• Never install recovery software on the drive that you are trying to recover data from: When pointed out, this seems like an obvious point, but one of the most common mistakes we see from novice attempts at data recovery is installing the recovery software onto the hard drive that needs to be recovered. There is a high likelihood of overwriting the very data that you are intending to recover by doing so. Always make the recovery drive the second hard drive on a recovery system so that the recovery software is installed on another hard drive.
  • Never tap, slap or drop the hard drive to get it to stop clicking: This is another common myth being spread around the Internet for those that are looking for a DIY solution. Kinetic energy can cause head crashes or scarring of the data platter.

10 Tips for Data Recovery

There are things you can do to help you recover your data in the best possible shape. These 10 tips for data recovery on the scene of a nightmare, Brace Rennels, CBCP and a project manager at Double-Take Software, told TechNewsWorld:

  1. Don't panic and remain calm. If there is a disaster event, the priority No.1 of any business continuity plan is to ensure the safety of the employees.
  2. Evaluate the disaster. The best business continuity plan is the one that doesn't have to be implemented, and being able to quickly evaluate the level of disaster will be critical in making the decision to implement the procedures or not.
  3. Communicate. Make regular communication to your team, managers and your vendors to help determine your options and recruit assistance if needed. Even if there is no status to report, don't leave anyone guessing or, worse yet, drawing their own conclusions. This should be done after every other step. Let everyone know the procedures that are being implemented, a conservative estimate of time to complete the recovery and then any update, issue or notice that the business critical systems are available.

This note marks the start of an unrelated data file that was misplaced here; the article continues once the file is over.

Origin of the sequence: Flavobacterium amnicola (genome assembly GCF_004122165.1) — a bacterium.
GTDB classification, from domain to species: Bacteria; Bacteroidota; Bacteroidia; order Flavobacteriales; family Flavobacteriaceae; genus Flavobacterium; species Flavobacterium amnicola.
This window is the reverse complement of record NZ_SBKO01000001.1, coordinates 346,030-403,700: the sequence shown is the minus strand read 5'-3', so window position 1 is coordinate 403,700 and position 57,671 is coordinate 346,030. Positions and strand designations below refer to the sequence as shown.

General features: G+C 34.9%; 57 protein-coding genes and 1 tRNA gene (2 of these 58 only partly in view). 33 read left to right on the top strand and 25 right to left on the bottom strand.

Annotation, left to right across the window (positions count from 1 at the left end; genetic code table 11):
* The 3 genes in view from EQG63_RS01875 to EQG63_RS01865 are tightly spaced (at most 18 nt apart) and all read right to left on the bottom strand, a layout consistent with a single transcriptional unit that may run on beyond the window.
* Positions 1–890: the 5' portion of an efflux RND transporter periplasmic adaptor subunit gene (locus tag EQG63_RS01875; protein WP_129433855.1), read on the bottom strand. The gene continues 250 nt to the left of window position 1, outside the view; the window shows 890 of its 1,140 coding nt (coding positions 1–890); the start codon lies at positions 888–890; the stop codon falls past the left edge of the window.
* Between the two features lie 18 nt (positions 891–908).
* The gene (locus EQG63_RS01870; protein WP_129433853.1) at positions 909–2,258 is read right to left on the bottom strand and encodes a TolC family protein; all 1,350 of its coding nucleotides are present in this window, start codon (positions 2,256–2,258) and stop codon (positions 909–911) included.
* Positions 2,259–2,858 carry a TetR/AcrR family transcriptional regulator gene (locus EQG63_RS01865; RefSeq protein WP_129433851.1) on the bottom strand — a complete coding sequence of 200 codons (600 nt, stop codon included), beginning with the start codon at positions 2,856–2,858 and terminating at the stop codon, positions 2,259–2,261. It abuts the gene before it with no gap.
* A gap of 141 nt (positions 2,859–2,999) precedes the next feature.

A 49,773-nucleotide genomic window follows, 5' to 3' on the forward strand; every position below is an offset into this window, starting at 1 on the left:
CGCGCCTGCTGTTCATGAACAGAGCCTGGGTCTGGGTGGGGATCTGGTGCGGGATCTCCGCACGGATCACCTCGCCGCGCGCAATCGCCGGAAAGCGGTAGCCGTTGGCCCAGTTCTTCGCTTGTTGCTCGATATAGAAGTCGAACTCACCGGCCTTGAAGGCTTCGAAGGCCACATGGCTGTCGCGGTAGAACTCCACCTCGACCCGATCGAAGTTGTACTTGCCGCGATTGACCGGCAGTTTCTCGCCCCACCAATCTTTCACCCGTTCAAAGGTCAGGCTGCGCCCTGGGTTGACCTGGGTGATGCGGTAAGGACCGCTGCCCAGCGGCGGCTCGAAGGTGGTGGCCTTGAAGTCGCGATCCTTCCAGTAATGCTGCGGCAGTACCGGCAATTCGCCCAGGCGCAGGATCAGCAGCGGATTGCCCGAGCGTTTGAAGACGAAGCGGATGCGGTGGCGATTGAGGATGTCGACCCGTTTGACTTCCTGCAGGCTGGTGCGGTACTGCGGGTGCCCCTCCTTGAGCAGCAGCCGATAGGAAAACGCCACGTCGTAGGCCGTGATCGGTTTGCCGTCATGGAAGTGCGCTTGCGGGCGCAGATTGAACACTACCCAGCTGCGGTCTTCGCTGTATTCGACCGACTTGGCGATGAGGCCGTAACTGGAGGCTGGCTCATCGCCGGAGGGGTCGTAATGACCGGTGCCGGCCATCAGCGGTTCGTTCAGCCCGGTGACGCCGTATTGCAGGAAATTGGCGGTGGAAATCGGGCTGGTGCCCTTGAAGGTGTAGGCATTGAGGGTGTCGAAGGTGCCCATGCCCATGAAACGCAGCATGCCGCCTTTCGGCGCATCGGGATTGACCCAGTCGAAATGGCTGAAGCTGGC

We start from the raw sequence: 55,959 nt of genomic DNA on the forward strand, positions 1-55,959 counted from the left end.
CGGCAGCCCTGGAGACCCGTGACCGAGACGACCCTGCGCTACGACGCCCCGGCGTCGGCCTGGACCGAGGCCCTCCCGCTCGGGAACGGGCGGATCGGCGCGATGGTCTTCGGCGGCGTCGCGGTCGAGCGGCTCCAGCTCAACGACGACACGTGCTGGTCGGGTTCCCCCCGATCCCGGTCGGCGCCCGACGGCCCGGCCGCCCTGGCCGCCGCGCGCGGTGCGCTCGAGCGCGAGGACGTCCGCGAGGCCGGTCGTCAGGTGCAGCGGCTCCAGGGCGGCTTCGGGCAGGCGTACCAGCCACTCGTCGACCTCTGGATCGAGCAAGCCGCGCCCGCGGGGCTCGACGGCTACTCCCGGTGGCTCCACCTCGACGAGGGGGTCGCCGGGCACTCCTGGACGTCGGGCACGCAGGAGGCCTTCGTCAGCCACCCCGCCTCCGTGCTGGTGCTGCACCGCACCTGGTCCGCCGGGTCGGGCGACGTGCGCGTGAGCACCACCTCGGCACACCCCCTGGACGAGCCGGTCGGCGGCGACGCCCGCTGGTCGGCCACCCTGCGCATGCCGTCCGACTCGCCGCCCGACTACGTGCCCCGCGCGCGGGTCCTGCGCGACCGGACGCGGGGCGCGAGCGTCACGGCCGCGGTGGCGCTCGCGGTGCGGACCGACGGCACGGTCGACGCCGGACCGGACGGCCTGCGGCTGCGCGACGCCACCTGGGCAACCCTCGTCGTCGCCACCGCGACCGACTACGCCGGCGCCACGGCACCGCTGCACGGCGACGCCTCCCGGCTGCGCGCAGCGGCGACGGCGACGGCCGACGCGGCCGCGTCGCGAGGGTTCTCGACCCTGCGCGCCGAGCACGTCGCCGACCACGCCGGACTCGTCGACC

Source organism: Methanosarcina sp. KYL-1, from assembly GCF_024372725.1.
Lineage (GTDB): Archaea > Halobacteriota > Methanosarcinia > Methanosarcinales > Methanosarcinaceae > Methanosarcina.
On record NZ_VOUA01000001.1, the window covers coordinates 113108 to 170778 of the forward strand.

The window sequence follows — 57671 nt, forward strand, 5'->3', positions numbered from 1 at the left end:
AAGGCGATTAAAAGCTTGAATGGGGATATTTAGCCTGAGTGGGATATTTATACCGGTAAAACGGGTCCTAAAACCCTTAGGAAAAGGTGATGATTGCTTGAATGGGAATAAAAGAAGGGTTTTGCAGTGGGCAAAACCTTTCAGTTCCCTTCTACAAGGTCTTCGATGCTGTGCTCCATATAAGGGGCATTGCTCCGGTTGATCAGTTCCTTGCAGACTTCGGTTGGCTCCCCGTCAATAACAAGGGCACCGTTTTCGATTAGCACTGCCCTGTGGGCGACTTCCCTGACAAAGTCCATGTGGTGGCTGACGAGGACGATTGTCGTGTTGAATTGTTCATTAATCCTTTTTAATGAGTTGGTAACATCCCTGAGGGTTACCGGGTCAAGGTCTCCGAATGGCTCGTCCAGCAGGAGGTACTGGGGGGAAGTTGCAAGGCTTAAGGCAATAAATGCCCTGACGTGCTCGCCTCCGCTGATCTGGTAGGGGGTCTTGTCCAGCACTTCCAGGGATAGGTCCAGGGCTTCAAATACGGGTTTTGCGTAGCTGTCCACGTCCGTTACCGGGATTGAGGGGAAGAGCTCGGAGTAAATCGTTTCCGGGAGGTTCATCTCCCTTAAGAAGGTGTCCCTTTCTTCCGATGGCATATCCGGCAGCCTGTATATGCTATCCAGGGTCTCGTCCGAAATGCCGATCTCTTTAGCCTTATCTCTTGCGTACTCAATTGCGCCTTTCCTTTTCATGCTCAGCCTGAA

4. Know the plan. Exercising the business continuity plan regularly will help everyone's familiarity of procedures so there are no questions regarding what to do.
  5. Make the decision. Once you have determined the level of disaster and everyone is safe to operate, it is time to make the decision if you need to implement the business continuity procedures or if the downtime for recovery is acceptable.
  6. Start the Recovery. Whether one server or 200 servers, start with recovering the most business-critical systems first to restore business operations to a functional level. This should be outlined in step 4, "know the plan," so there shouldn't be any question which order which servers need to be restored.
  7. Where's the data? The first step to the recovery is having a duplicate set of data to recover from. This could be anything from archived tape, local disk copy, and a co-location or disaster recovery data center. If it takes you more than 24 hours to receive a duplicate tape from your archive vendor, you might want to start looking for a job now.
  8. Which is quicker? The fastest way to recover from any failure is a high availability solution where a standby server (local or remote) and or cluster node sharing a duplicate set of data is ready to go, so starting the services on that server and redirect users if necessary is all that is required. This process can be as little as ten to fifteen minutes to resume critical workload operations.
  9. Employ tier 2 and 3 servers. These servers are less critical, where archived tape and a greater than 24 hour recovery time objective may be acceptable.
  10. Have a failback strategy. Once the systems are operational, the disaster is averted and systems are repaired it is time to plan the failback strategy to move the workloads back to where they were originally.